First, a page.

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Individual pro-environmental behaviour in the household context

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  • Longhi, Simonetta

Abstract

This paper exploits a new large data source on environmental behaviours and attitudes of people living in the UK to analyse to what extent the household context affects pro- environmental behaviours at the individual and household levels. The results suggest that singles and people living in couples without children have higher pro-environmental behaviour than people living in couples with children. Individual pro-environmental behaviour is affected by partner’s attitudes and behaviours, and both partners are equally relevant for household decisions. The results also show a positive correlation between concerns about the environment and pro-environmental behaviours.

Suggested Citation

  • Longhi, Simonetta, 2013. "Individual pro-environmental behaviour in the household context," ISER Working Paper Series 2013-21, Institute for Social and Economic Research.
  • Handle: RePEc:ese:iserwp:2013-21
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    File URL: https://www.iser.essex.ac.uk/research/publications/working-papers/iser/2013-21.pdf
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    References listed on IDEAS

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    1. Pettifor, Hazel, 2012. "Patterns of household practice: an examination into the relationship between housework and waste separation for households in the United Kingdom," ISER Working Paper Series 2012-14, Institute for Social and Economic Research.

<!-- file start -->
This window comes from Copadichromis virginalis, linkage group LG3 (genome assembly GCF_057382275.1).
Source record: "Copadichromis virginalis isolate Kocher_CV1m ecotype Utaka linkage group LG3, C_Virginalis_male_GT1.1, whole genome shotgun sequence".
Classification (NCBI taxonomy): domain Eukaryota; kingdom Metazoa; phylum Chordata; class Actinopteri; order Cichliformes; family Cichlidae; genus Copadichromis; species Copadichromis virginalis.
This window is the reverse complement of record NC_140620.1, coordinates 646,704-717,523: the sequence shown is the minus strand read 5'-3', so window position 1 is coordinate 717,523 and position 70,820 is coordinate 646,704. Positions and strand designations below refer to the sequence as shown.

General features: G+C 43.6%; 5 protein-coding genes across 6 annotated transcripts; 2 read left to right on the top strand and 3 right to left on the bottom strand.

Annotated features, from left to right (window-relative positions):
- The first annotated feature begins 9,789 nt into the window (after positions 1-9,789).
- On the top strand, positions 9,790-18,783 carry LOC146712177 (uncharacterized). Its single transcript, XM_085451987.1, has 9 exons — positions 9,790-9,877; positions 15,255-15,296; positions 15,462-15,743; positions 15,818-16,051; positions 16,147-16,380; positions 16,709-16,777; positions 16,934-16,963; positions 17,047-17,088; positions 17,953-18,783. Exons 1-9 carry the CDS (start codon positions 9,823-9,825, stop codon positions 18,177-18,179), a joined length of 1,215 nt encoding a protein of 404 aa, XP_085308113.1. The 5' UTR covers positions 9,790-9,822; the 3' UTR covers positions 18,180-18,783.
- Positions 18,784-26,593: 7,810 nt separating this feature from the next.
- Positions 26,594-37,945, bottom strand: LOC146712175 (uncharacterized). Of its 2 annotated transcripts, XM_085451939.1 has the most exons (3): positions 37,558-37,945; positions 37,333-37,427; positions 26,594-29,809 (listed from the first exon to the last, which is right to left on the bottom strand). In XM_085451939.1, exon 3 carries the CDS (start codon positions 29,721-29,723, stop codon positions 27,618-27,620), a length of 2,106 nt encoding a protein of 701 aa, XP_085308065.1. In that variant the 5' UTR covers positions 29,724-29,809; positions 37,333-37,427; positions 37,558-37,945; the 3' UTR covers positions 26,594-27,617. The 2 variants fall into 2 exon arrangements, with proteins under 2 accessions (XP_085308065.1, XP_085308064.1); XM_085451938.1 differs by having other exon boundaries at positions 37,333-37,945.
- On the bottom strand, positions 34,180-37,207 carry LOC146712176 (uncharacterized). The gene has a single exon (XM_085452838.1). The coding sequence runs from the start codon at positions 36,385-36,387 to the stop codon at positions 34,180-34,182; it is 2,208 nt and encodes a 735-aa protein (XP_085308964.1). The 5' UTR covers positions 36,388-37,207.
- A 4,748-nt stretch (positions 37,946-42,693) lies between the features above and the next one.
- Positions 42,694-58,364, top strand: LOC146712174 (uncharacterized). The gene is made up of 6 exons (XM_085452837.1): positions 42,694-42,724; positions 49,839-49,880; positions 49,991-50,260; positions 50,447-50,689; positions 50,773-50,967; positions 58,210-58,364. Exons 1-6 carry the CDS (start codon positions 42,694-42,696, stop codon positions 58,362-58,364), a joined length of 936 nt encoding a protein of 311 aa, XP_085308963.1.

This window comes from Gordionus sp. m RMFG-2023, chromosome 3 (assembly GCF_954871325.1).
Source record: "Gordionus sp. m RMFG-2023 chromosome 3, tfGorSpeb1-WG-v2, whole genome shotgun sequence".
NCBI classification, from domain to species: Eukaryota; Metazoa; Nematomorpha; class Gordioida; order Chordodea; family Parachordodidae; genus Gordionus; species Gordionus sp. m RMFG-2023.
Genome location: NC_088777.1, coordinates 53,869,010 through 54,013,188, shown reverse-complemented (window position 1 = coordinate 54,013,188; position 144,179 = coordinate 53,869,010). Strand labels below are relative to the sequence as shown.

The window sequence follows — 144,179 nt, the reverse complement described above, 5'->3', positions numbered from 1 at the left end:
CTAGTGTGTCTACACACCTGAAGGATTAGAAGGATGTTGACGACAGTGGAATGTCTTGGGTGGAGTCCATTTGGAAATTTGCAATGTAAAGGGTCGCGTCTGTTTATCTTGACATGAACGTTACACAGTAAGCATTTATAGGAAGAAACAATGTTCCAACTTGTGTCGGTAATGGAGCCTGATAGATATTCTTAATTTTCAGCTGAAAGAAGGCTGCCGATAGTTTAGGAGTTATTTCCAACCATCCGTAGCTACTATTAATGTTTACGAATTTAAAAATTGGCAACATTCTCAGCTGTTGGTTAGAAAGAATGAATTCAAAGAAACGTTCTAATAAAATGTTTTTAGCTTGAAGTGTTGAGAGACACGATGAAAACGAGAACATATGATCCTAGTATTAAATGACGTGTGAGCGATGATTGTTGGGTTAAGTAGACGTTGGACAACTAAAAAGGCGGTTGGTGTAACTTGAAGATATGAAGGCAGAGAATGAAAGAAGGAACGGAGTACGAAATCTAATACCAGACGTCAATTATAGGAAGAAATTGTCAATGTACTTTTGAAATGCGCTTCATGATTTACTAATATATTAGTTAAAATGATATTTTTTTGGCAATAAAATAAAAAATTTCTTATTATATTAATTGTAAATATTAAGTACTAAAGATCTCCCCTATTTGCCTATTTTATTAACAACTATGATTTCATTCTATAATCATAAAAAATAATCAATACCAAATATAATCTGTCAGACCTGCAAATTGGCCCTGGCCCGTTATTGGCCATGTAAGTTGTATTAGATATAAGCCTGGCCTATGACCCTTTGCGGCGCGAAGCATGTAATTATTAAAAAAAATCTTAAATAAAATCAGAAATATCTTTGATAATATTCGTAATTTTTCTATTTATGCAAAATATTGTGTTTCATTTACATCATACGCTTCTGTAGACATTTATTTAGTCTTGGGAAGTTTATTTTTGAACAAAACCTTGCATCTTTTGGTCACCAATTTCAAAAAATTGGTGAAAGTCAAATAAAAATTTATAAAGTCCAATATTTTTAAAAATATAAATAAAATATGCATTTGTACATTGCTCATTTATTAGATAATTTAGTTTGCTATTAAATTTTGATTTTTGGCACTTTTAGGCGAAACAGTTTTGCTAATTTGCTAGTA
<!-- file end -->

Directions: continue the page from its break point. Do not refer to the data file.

2. Alistair Munro, 2009. "Introduction to the Special Issue: Things We Do and Don’t Understand About the Household and the Environment," Environmental & Resource Economics, Springer;European Association of Environmental and Resource Economists, vol. 43(1), pages 1-10, May.
    3. Glaeser, Edward L. & Kahn, Matthew E., 2010. "The greenness of cities: Carbon dioxide emissions and urban development," Journal of Urban Economics, Elsevier, vol. 67(3), pages 404-418, May.
    4. Anyck Dauphin & Abdel‐Rahmen El Lahga & Bernard Fortin & Guy Lacroix, 2011. "Are Children Decision‐Makers within the Household?," Economic Journal, Royal Economic Society, vol. 121(553), pages 871-903, June.
    5. M. Browning & P. A. Chiappori, 1998. "Efficient Intra-Household Allocations: A General Characterization and Empirical Tests," Econometrica, Econometric Society, vol. 66(6), pages 1241-1278, November.
    6. Elizabeth Shove, 2010. "Beyond the ABC: climate change policy and theories of social change," Environment and Planning A, Pion Ltd, London, vol. 42(6), pages 1273-1285, June.
    7. Chitnis, Mona & Sorrell, Steve & Druckman, Angela & Firth, Steven K. & Jackson, Tim, 2013. "Turning lights into flights: Estimating direct and indirect rebound effects for UK households," Energy Policy, Elsevier, vol. 55(C), pages 234-250.
    8. Druckman, Angela & Chitnis, Mona & Sorrell, Steve & Jackson, Tim, 2011. "Missing carbon reductions? Exploring rebound and backfire effects in UK households," Energy Policy, Elsevier, vol. 39(6), pages 3572-3581, June.
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    Cited by:

    1. Ivlevs, Artjoms, 2017. "Adverse Welfare Shocks and Pro-Environmental Behaviour: Evidence from the Global Economic Crisis," IZA Discussion Papers 11133, Institute for the Study of Labor (IZA).
    2. Artjoms Ivlevs, 2017. "Adverse Welfare Shocks and Pro-Environmental Behaviour: Evidence from the Global Economic Crisis," Working Papers id:12260, eSocialSciences.
    3. Longhi, Simonetta, 2015. "Residential energy expenditures and the relevance of changes in household circumstances," Energy Economics, Elsevier, vol. 49(C), pages 440-450.
    4. Longhi, Simonetta, 2014. "Residential energy use and the relevance of changes in household circumstances," ISER Working Paper Series 2014-22, Institute for Social and Economic Research.

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